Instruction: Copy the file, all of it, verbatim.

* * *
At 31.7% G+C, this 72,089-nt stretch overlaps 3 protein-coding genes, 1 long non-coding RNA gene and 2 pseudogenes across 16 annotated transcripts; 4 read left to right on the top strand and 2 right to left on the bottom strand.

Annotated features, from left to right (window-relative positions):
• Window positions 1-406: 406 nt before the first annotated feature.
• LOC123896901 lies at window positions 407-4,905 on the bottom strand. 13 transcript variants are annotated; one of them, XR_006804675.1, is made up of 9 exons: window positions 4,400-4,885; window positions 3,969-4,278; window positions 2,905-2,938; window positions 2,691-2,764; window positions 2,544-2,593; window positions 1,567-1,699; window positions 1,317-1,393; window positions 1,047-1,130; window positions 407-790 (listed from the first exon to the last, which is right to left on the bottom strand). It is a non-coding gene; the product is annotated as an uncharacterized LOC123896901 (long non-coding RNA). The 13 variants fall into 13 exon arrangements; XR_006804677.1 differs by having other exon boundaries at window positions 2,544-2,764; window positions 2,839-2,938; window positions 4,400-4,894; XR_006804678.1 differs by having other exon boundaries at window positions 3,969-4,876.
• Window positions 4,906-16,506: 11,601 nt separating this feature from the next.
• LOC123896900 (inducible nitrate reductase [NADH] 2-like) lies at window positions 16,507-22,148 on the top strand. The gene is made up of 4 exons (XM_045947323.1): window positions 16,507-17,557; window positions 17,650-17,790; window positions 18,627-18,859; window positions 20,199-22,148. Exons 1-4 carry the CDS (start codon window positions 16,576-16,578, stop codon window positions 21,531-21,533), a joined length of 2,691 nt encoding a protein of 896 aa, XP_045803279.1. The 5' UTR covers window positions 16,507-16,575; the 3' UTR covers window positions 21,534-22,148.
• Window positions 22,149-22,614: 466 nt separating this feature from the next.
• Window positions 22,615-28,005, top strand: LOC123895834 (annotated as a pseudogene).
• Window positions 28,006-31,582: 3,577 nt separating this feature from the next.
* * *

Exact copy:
At 31.7% G+C, this 72,089-nt stretch overlaps 3 protein-coding genes, 1 long non-coding RNA gene and 2 pseudogenes across 16 annotated transcripts; 4 read left to right on the top strand and 2 right to left on the bottom strand.

Annotated features, from left to right (window-relative positions):
• Window positions 1-406: 406 nt before the first annotated feature.
• LOC123896901 lies at window positions 407-4,905 on the bottom strand. 13 transcript variants are annotated; one of them, XR_006804675.1, is made up of 9 exons: window positions 4,400-4,885; window positions 3,969-4,278; window positions 2,905-2,938; window positions 2,691-2,764; window positions 2,544-2,593; window positions 1,567-1,699; window positions 1,317-1,393; window positions 1,047-1,130; window positions 407-790 (listed from the first exon to the last, which is right to left on the bottom strand). It is a non-coding gene; the product is annotated as an uncharacterized LOC123896901 (long non-coding RNA). The 13 variants fall into 13 exon arrangements; XR_006804677.1 differs by having other exon boundaries at window positions 2,544-2,764; window positions 2,839-2,938; window positions 4,400-4,894; XR_006804678.1 differs by having other exon boundaries at window positions 3,969-4,876.
• Window positions 4,906-16,506: 11,601 nt separating this feature from the next.
• LOC123896900 (inducible nitrate reductase [NADH] 2-like) lies at window positions 16,507-22,148 on the top strand. The gene is made up of 4 exons (XM_045947323.1): window positions 16,507-17,557; window positions 17,650-17,790; window positions 18,627-18,859; window positions 20,199-22,148. Exons 1-4 carry the CDS (start codon window positions 16,576-16,578, stop codon window positions 21,531-21,533), a joined length of 2,691 nt encoding a protein of 896 aa, XP_045803279.1. The 5' UTR covers window positions 16,507-16,575; the 3' UTR covers window positions 21,534-22,148.
• Window positions 22,149-22,614: 466 nt separating this feature from the next.
• Window positions 22,615-28,005, top strand: LOC123895834 (annotated as a pseudogene).
• Window positions 28,006-31,582: 3,577 nt separating this feature from the next.